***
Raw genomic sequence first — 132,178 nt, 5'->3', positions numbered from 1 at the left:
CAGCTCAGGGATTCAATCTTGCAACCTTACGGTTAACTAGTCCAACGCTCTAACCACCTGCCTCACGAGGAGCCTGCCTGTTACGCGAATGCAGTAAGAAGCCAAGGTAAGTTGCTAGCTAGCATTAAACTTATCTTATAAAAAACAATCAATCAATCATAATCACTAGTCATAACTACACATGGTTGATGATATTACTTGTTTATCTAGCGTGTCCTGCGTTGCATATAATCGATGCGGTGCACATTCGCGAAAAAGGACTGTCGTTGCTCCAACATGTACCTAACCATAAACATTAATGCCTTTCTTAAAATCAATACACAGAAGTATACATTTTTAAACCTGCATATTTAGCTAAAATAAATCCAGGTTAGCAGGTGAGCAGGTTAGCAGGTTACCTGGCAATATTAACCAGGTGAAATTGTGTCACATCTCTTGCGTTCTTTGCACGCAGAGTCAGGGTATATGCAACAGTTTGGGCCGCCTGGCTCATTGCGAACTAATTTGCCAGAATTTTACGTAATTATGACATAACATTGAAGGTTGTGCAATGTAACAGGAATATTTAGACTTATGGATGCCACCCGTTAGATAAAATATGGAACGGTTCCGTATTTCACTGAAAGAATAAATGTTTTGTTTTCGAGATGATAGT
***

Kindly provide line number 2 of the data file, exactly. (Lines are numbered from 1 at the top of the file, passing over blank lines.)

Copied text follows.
CAGCTCAGGGATTCAATCTTGCAACCTTACGGTTAACTAGTCCAACGCTCTAACCACCTGCCTCACGAGGAGCCTGCCTGTTACGCGAATGCAGTAAGAAGCCAAGGTAAGTTGCTAGCTAGCATTAAACTTATCTTATAAAAAACAATCAATCAATCATAATCACTAGTCATAACTACACATGGTTGATGATATTACTTGTTTATCTAGCGTGTCCTGCGTTGCATATAATCGATGCGGTGCACATTCGCGAAAAAGGACTGTCGTTGCTCCAACATGTACCTAACCATAAACATTAATGCCTTTCTTAAAATCAATACACAGAAGTATACATTTTTAAACCTGCATATTTAGCTAAAATAAATCCAGGTTAGCAGGTGAGCAGGTTAGCAGGTTACCTGGCAATATTAACCAGGTGAAATTGTGTCACATCTCTTGCGTTCTTTGCACGCAGAGTCAGGGTATATGCAACAGTTTGGGCCGCCTGGCTCATTGCGAACTAATTTGCCAGAATTTTACGTAATTATGACATAACATTGAAGGTTGTGCAATGTAACAGGAATATTTAGACTTATGGATGCCACCCGTTAGATAAAATATGGAACGGTTCCGTATTTCACTGAAAGAATAAATGTTTTGTTTTCGAGATGATAGT